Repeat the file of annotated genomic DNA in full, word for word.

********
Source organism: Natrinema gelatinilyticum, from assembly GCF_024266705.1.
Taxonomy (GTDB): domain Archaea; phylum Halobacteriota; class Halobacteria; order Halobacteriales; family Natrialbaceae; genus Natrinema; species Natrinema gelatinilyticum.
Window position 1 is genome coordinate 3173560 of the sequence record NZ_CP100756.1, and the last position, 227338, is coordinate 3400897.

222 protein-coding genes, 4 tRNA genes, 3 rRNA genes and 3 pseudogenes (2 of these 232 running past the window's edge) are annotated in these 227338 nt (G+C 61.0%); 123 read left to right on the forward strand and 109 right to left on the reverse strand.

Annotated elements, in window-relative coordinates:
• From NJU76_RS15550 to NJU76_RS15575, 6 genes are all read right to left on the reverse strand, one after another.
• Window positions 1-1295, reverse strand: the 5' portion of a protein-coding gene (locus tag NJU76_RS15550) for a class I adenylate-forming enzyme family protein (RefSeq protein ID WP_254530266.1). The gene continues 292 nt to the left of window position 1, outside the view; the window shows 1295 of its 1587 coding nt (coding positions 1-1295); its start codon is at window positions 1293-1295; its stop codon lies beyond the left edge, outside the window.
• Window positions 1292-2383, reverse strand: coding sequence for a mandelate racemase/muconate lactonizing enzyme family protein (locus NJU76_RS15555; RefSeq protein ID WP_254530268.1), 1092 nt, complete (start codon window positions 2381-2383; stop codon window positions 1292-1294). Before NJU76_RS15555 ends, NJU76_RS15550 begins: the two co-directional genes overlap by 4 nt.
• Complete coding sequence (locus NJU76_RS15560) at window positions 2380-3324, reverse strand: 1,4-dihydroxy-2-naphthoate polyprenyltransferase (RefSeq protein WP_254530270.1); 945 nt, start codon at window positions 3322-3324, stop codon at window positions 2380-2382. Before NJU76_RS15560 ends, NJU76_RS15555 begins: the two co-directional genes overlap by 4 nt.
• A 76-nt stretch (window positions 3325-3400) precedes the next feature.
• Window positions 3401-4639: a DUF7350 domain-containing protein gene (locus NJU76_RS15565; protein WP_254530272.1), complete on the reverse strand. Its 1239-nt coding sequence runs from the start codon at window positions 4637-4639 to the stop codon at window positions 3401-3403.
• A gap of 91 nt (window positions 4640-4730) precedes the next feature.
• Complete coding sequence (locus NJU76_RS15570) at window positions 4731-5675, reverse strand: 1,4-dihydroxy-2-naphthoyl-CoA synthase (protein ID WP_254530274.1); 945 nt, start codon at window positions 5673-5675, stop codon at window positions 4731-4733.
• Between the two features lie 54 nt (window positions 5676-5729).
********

Source organism: Natrinema gelatinilyticum, from assembly GCF_024266705.1.
Taxonomy (GTDB): domain Archaea; phylum Halobacteriota; class Halobacteria; order Halobacteriales; family Natrialbaceae; genus Natrinema; species Natrinema gelatinilyticum.
Window position 1 is genome coordinate 3173560 of the sequence record NZ_CP100756.1, and the last position, 227338, is coordinate 3400897.

222 protein-coding genes, 4 tRNA genes, 3 rRNA genes and 3 pseudogenes (2 of these 232 running past the window's edge) are annotated in these 227338 nt (G+C 61.0%); 123 read left to right on the forward strand and 109 right to left on the reverse strand.

Annotated elements, in window-relative coordinates:
• From NJU76_RS15550 to NJU76_RS15575, 6 genes are all read right to left on the reverse strand, one after another.
• Window positions 1-1295, reverse strand: the 5' portion of a protein-coding gene (locus tag NJU76_RS15550) for a class I adenylate-forming enzyme family protein (RefSeq protein ID WP_254530266.1). The gene continues 292 nt to the left of window position 1, outside the view; the window shows 1295 of its 1587 coding nt (coding positions 1-1295); its start codon is at window positions 1293-1295; its stop codon lies beyond the left edge, outside the window.
• Window positions 1292-2383, reverse strand: coding sequence for a mandelate racemase/muconate lactonizing enzyme family protein (locus NJU76_RS15555; RefSeq protein ID WP_254530268.1), 1092 nt, complete (start codon window positions 2381-2383; stop codon window positions 1292-1294). Before NJU76_RS15555 ends, NJU76_RS15550 begins: the two co-directional genes overlap by 4 nt.
• Complete coding sequence (locus NJU76_RS15560) at window positions 2380-3324, reverse strand: 1,4-dihydroxy-2-naphthoate polyprenyltransferase (RefSeq protein WP_254530270.1); 945 nt, start codon at window positions 3322-3324, stop codon at window positions 2380-2382. Before NJU76_RS15560 ends, NJU76_RS15555 begins: the two co-directional genes overlap by 4 nt.
• A 76-nt stretch (window positions 3325-3400) precedes the next feature.
• Window positions 3401-4639: a DUF7350 domain-containing protein gene (locus NJU76_RS15565; protein WP_254530272.1), complete on the reverse strand. Its 1239-nt coding sequence runs from the start codon at window positions 4637-4639 to the stop codon at window positions 3401-3403.
• A gap of 91 nt (window positions 4640-4730) precedes the next feature.
• Complete coding sequence (locus NJU76_RS15570) at window positions 4731-5675, reverse strand: 1,4-dihydroxy-2-naphthoyl-CoA synthase (protein ID WP_254530274.1); 945 nt, start codon at window positions 5673-5675, stop codon at window positions 4731-4733.
• Between the two features lie 54 nt (window positions 5676-5729).